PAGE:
Title: Pocky Kisses
Word Count: 4513
Spoilers: Set post HM arc.
Much love to misumaru for cleaning up the OOC moments and general 'whut?'.
There were three more minutes of class.
The clock above Sensei’s head ran slow, the second hand taking minutes to click from one second to the next, and yet it still read the same time as Ishida’s watch. Funny that. Or not so funny, really.
Ishida had given up trying to concentrate on the lesson. It didn’t matter anyway – he’d have time over the weekend to catch up anything he missed now…
He had packed his belongings for a quick getaway. Everything was in a neat pile, ready to be swept into the bag that was already unzipped. If he could get to the door first, get into the corridor just a few seconds before it became clogged with hordes of escaping students, then he would be too far away for the others to catch him.
Ishida held a piece of torn paper in his hand, neatly folded, neatly passed to him in those brief moments when Sensei was looking elsewhere in the room. Where were you at lunchtime? it asked in Inoue-san’s careful lettering. Ishida would not turn to look at her. He would not be undone by five little words. He held the note, wanting to clench his fist, crumple the paper and throw away all the hurt and accusations it contained. Yet he did not; this note was from Inoue-san. She had written it to him and that made it more precious than the Quincy bracelet on his wrist.
Where were you at lunchtime?
The grim fancy of him telling her exactly where he had spent his lunch crossed his mind. He could see her horror; oh yes – I was hiding in a toilet cubicle the whole time because I’m too chicken to tell you about the weekend. Because if I tell you, that will make it real.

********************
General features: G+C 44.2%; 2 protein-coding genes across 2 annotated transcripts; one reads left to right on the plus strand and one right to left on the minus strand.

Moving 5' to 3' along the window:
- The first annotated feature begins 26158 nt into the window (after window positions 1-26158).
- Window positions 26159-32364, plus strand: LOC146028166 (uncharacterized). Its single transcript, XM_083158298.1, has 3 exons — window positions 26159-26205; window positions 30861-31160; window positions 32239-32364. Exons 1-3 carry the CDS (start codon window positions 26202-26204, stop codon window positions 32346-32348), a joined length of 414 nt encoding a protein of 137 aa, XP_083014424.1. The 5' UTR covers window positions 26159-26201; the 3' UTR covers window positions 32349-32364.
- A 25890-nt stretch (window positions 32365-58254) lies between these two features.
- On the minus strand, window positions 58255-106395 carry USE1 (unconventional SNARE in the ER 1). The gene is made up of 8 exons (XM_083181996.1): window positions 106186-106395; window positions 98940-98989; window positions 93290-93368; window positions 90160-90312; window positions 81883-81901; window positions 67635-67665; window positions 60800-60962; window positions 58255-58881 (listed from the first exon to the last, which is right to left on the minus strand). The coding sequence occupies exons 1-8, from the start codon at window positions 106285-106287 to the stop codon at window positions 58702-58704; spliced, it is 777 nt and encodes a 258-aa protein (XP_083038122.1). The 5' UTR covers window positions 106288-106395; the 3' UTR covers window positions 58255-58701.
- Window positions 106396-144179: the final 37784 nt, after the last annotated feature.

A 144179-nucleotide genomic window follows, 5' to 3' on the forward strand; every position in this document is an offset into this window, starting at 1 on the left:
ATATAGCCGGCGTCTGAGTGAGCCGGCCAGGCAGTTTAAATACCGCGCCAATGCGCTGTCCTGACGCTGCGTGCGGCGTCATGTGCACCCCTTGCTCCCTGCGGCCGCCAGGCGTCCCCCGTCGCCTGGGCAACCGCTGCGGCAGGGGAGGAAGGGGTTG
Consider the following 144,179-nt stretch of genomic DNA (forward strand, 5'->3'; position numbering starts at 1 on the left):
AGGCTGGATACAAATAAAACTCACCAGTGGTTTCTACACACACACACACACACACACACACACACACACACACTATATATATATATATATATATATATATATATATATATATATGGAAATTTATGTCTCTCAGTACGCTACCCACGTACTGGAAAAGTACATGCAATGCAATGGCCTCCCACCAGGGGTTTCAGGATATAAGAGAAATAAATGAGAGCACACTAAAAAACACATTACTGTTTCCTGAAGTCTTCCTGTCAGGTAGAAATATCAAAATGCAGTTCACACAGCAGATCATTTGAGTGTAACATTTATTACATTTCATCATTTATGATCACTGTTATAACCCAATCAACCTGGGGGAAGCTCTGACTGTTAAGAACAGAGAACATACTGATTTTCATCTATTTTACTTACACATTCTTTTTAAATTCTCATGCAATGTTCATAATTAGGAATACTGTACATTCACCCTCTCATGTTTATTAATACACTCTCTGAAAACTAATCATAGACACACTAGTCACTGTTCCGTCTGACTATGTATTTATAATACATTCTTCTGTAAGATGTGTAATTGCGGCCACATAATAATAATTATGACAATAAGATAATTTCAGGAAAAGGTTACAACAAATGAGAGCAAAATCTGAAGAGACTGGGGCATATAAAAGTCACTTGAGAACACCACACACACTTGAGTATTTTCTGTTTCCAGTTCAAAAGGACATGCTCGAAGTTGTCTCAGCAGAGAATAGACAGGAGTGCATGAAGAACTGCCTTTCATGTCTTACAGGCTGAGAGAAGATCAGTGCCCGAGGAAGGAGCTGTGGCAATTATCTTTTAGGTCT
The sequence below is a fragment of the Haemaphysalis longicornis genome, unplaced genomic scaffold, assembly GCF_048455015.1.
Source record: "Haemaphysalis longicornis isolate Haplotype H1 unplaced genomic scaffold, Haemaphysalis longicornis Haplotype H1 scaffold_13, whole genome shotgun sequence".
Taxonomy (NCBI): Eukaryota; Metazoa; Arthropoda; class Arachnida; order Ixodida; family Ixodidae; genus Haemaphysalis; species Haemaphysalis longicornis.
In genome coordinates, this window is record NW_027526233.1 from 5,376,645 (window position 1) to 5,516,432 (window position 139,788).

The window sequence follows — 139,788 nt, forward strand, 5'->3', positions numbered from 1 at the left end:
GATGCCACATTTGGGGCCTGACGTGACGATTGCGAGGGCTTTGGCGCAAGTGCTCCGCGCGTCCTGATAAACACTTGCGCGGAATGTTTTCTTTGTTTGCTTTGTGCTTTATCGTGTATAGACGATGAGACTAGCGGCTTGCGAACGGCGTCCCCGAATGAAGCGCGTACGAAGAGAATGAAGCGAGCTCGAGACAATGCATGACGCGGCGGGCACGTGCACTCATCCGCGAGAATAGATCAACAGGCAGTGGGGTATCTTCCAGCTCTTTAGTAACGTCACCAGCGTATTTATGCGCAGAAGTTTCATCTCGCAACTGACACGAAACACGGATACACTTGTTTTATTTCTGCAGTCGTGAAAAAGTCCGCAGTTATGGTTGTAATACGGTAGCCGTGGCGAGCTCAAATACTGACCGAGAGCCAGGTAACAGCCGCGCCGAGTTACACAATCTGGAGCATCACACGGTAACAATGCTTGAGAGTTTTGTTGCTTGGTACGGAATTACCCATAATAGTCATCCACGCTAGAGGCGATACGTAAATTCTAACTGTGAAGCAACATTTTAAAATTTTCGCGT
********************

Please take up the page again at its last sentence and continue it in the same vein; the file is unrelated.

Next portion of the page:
He had spent the time counting the holes in the punched ceiling tiles above his head, doing math, imaging patterns, ignoring the spit-balls stuck up there. He had spent the time ignoring the crude drawings of genitalia and wads of discarded chewing gum on the walls, spent the time ignoring the scrawl on the back of the door claiming that Mishiko in 3-D was “up for it”. He had spent the whole time hoping that Kurosaki and Chad would not come looking for him - and yet disappointed that they didn’t. Maybe they just didn’t miss him.
The bell rang. Ishida stood up, his careful plan executed swiftly, but immediately undone by a hand gripping his shoulder from behind – Kurosaki’s hand. The spark of reiatsu he felt, like an arc of static electricity, was unmistakeable. It appeared that Kurosaki had been waiting too; coiled tightly, ready to spring into action the moment the bell sounded. Here it was, the moment he was trying to avoid, Kurosaki was going to ask him where he’d been, and then it would all come out and –
‘Yo. Fancy coming over tomorrow?’
It was not the question Ishida had expected, but it still had the same effect. There was no way to avoid the question without being obscenely rude, and no way to avoid the things that answering would unleash. And Kurosaki deserved an answer, a proper one. Had Ishida ever been invited over before? The thought warmed him, did a little to ameliorate the neglect he had felt earlier. He dropped his bag and turned to face Kurosaki properly. ‘I can’t.’
The class filtered out, but the group that Ishida could almost call friends remained. Inoue-san, Chad, Kuchiki-san – even Asano-kun, Kojima-kun and Tatsuki-san – they all loitered behind Kurosaki, their movements pending on the conversation that played out in front of them.
Ishida sighed. ‘Because I’m being punished.’
He stared at Kurosaki, hoping that the look said everything he was unable to say in public, that it said He is making me suffer because I went to Hueco Mundo with you. There was a split-second pause before Kurosaki’s face registered that he knew exactly what Ishida was being punished for. The stare had worked. ‘Oh.’
‘But that’s not fair! It’s your birthday!’
Everyone turned to face Inoue-san, who was now looking shame-faced for blurting out a secret that wasn’t hers to share. She stood with her arms behind her back, a tilt to her head so she seemed to be both looking at the ground and Ishida simultaneously. ‘Sorry, Ishida-kun; I wrote it in my birthday book when we were in first year, and I kept it, so I knew…’